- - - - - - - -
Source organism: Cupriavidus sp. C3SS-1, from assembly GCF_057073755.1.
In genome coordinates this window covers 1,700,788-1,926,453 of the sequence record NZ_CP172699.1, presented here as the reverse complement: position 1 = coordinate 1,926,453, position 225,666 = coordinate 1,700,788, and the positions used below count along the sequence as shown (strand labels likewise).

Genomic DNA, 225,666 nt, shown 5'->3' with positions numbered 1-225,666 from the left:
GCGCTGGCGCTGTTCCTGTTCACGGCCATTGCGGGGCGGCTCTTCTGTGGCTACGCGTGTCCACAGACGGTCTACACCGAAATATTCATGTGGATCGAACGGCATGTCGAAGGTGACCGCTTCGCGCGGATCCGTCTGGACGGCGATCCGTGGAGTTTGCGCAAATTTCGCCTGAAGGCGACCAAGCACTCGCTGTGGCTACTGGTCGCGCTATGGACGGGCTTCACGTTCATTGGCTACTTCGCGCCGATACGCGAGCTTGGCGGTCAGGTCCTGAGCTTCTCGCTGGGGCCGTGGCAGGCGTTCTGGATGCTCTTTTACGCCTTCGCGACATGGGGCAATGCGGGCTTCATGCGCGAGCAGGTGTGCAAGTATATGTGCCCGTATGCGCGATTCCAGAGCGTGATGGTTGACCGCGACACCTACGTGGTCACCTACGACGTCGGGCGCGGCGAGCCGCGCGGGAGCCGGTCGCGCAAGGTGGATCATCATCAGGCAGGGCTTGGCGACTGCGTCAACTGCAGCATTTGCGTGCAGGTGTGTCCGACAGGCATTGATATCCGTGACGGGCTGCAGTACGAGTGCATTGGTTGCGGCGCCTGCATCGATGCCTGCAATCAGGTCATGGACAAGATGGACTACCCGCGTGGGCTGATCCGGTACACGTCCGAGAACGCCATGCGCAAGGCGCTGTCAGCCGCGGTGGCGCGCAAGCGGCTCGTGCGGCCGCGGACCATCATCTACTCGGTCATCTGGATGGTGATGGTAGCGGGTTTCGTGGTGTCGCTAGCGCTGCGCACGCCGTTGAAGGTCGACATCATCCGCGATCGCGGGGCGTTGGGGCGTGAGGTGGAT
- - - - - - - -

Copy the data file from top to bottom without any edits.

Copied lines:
Source organism: Cupriavidus sp. C3SS-1, from assembly GCF_057073755.1.
In genome coordinates this window covers 1,700,788-1,926,453 of the sequence record NZ_CP172699.1, presented here as the reverse complement: position 1 = coordinate 1,926,453, position 225,666 = coordinate 1,700,788, and the positions used below count along the sequence as shown (strand labels likewise).

Genomic DNA, 225,666 nt, shown 5'->3' with positions numbered 1-225,666 from the left:
GCGCTGGCGCTGTTCCTGTTCACGGCCATTGCGGGGCGGCTCTTCTGTGGCTACGCGTGTCCACAGACGGTCTACACCGAAATATTCATGTGGATCGAACGGCATGTCGAAGGTGACCGCTTCGCGCGGATCCGTCTGGACGGCGATCCGTGGAGTTTGCGCAAATTTCGCCTGAAGGCGACCAAGCACTCGCTGTGGCTACTGGTCGCGCTATGGACGGGCTTCACGTTCATTGGCTACTTCGCGCCGATACGCGAGCTTGGCGGTCAGGTCCTGAGCTTCTCGCTGGGGCCGTGGCAGGCGTTCTGGATGCTCTTTTACGCCTTCGCGACATGGGGCAATGCGGGCTTCATGCGCGAGCAGGTGTGCAAGTATATGTGCCCGTATGCGCGATTCCAGAGCGTGATGGTTGACCGCGACACCTACGTGGTCACCTACGACGTCGGGCGCGGCGAGCCGCGCGGGAGCCGGTCGCGCAAGGTGGATCATCATCAGGCAGGGCTTGGCGACTGCGTCAACTGCAGCATTTGCGTGCAGGTGTGTCCGACAGGCATTGATATCCGTGACGGGCTGCAGTACGAGTGCATTGGTTGCGGCGCCTGCATCGATGCCTGCAATCAGGTCATGGACAAGATGGACTACCCGCGTGGGCTGATCCGGTACACGTCCGAGAACGCCATGCGCAAGGCGCTGTCAGCCGCGGTGGCGCGCAAGCGGCTCGTGCGGCCGCGGACCATCATCTACTCGGTCATCTGGATGGTGATGGTAGCGGGTTTCGTGGTGTCGCTAGCGCTGCGCACGCCGTTGAAGGTCGACATCATCCGCGATCGCGGGGCGTTGGGGCGTGAGGTGGAT